Chrome for Mac OS X Lion is Coming, Even As Lion Mimics Chrome OS

by Ostatic Staff - Jul. 22, 2011

If you're like many Mac users, you're currently upgrading or you have upgraded to the new Mac OS X Lion operating system. It offers many improvements over previous Apple operating systems, including a hybrid cloud/local mode of working with data and applications, and gesture- and swipe-based interface components. If you're a Mac user and an open source fan, you may also use the Google Chrome browser, and wonder whether a version of Chrome tuned for Mac OS X Lion will appear. Now, according to numerous reports, there will be such a version, and it's likely a version of Firefox tuned for the new OS will appear too.

TechCrunch spoke with Sundar Pichai, Google’s SVP of Chrome, who said that the new Canary build of Chrome is inheriting gesture-based features found in Lion and related problems with the scrollbar are going away:

"The scrollbar should get fixed in canary tomorrow if not tonight. Will disappear till you start scrolling. Fullscreen needs more work and we will add it to the list and get it fixed but will take some more time. In general, we care abt a great native experience on every platform and so the team is pushing hard to get a great stable version for Lion."

It will be very interesting to see the Chrome browser and the Lion OS march forward together, partly because Lion incorporates a number of ideas built into Google's Chrome OS, which features the Chrome browser as its desktop interface. We covered this mimicry effort from Apple, where Lion allows for Chrome OS-like cloud-based treatment of data and applications here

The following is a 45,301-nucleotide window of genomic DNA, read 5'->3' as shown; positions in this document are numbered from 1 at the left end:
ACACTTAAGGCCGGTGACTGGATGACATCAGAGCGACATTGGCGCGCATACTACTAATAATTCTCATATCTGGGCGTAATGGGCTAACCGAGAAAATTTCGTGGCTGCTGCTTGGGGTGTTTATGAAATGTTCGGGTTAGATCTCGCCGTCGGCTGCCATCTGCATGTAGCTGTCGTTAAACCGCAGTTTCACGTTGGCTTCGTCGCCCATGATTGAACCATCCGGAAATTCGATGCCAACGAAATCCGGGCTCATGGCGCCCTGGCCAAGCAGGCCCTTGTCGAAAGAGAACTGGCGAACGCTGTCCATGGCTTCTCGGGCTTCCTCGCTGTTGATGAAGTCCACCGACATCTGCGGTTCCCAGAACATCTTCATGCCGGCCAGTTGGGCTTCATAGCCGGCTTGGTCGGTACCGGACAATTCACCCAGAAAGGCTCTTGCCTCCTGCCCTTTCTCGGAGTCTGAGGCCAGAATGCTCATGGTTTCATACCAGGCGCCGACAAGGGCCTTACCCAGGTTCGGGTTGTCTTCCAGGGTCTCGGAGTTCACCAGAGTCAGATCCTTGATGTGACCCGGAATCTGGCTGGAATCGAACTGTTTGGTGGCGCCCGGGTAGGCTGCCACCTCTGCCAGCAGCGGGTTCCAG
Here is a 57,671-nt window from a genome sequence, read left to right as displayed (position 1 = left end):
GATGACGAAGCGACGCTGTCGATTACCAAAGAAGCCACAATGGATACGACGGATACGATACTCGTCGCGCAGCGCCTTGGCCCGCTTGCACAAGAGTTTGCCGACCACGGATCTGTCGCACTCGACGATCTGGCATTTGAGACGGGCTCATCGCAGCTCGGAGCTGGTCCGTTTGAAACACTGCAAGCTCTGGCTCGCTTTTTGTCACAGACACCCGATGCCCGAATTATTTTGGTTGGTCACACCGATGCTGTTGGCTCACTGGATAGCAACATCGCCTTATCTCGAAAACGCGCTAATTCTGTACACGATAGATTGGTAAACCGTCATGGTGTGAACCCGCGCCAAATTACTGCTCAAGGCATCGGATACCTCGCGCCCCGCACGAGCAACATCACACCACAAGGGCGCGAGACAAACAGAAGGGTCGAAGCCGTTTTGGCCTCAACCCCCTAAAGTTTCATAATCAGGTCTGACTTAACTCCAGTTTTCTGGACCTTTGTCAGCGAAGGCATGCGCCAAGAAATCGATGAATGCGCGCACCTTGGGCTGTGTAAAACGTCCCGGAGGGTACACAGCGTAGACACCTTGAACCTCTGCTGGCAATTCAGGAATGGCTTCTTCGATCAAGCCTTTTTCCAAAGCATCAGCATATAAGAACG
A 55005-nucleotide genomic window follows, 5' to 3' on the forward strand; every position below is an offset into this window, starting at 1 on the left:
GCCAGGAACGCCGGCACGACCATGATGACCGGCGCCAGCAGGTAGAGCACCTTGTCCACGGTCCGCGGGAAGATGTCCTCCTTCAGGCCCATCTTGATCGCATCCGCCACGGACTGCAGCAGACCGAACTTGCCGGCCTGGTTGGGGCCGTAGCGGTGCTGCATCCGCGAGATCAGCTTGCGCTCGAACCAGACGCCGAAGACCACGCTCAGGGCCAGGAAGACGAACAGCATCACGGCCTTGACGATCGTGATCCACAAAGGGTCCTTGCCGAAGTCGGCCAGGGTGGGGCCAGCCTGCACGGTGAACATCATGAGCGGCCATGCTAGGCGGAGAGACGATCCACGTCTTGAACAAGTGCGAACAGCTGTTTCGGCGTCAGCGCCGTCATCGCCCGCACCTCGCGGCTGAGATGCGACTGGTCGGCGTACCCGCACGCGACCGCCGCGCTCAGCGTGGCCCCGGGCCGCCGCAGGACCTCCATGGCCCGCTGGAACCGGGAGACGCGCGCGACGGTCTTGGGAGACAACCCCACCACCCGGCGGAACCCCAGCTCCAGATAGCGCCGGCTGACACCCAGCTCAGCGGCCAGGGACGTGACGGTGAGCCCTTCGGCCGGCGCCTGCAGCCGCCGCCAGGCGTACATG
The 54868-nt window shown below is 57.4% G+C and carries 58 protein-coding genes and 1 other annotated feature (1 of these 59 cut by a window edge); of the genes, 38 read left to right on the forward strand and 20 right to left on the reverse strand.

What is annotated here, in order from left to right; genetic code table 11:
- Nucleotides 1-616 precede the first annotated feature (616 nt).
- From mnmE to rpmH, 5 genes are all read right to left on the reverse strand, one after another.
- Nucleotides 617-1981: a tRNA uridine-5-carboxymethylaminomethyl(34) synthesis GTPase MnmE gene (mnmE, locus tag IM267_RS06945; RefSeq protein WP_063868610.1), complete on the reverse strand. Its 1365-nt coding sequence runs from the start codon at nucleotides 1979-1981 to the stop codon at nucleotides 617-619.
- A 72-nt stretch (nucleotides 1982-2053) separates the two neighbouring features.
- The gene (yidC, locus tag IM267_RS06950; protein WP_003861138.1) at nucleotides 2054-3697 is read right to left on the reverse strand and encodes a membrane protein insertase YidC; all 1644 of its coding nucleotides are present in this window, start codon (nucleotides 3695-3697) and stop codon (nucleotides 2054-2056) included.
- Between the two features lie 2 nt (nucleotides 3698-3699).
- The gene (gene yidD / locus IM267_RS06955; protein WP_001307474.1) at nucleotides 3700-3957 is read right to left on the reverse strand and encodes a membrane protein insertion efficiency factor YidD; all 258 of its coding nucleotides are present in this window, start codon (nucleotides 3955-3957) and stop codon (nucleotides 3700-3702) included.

As Google officials noted when announcing Chrome OS: “In Chrome OS, every application is a web application. Users don’t have to install applications. All data in Chrome OS is in the cloud.”

That's true, but this model can be interpreted as forcing users to give up control of their data on local terms, and can be criticized from the perspective of those who love their local applications and local data used with them. Many critics of Chrome OS have likened it to Larry Ellison's failed attempts to introduce thin-client "network computers" that include no local resources at all.

Apple's OS X Lion operating system, though, includes a way to boot directly into the Safari browser, creating a cloud-centric environment that is akin to the one Chrome OS introduces. Effectively, the user is booting into a browser-centric sandbox, where local data and applications are separate and secure.

All of this, of course, may have a big impact on how useful it ultimately is to use the Google Chrome browser on OS X Lion. Many users may simply prefer Lion's hybrid approach to cloud- and local-based computing over Chrome OS altogether. In any case, if you're using Lion, a tuned version of Chrome is coming.